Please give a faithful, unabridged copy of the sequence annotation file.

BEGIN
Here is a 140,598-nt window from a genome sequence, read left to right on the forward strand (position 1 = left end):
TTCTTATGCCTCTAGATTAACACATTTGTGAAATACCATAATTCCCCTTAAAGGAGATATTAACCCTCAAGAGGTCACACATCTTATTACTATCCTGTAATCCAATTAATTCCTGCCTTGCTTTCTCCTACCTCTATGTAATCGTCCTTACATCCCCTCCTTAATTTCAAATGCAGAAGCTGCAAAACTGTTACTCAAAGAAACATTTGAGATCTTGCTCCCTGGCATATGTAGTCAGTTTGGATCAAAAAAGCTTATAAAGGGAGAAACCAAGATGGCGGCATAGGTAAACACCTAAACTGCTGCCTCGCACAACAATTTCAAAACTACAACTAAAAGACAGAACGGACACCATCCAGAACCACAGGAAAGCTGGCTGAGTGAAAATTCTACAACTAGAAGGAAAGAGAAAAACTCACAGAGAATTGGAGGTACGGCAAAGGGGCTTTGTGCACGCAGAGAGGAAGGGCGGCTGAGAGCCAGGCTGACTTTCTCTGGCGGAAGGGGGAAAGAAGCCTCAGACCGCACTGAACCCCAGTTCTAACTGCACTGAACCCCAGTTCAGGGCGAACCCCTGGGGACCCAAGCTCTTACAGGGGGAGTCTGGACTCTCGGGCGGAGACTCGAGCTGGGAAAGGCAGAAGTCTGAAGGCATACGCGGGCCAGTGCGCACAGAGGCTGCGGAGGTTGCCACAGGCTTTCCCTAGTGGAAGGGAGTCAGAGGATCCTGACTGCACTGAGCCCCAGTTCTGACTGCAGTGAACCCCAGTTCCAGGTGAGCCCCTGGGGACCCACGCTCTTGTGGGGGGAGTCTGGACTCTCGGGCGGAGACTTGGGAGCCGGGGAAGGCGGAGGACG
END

Here is a 140,598-nt window from a genome sequence, read left to right on the forward strand (position 1 = left end):
TTCTTATGCCTCTAGATTAACACATTTGTGAAATACCATAATTCCCCTTAAAGGAGATATTAACCCTCAAGAGGTCACACATCTTATTACTATCCTGTAATCCAATTAATTCCTGCCTTGCTTTCTCCTACCTCTATGTAATCGTCCTTACATCCCCTCCTTAATTTCAAATGCAGAAGCTGCAAAACTGTTACTCAAAGAAACATTTGAGATCTTGCTCCCTGGCATATGTAGTCAGTTTGGATCAAAAAAGCTTATAAAGGGAGAAACCAAGATGGCGGCATAGGTAAACACCTAAACTGCTGCCTCGCACAACAATTTCAAAACTACAACTAAAAGACAGAACGGACACCATCCAGAACCACAGGAAAGCTGGCTGAGTGAAAATTCTACAACTAGAAGGAAAGAGAAAAACTCACAGAGAATTGGAGGTACGGCAAAGGGGCTTTGTGCACGCAGAGAGGAAGGGCGGCTGAGAGCCAGGCTGACTTTCTCTGGCGGAAGGGGGAAAGAAGCCTCAGACCGCACTGAACCCCAGTTCTAACTGCACTGAACCCCAGTTCAGGGCGAACCCCTGGGGACCCAAGCTCTTACAGGGGGAGTCTGGACTCTCGGGCGGAGACTCGAGCTGGGAAAGGCAGAAGTCTGAAGGCATACGCGGGCCAGTGCGCACAGAGGCTGCGGAGGTTGCCACAGGCTTTCCCTAGTGGAAGGGAGTCAGAGGATCCTGACTGCACTGAGCCCCAGTTCTGACTGCAGTGAACCCCAGTTCCAGGTGAGCCCCTGGGGACCCACGCTCTTGTGGGGGGAGTCTGGACTCTCGGGCGGAGACTTGGGAGCCGGGGAAGGCGGAGGACG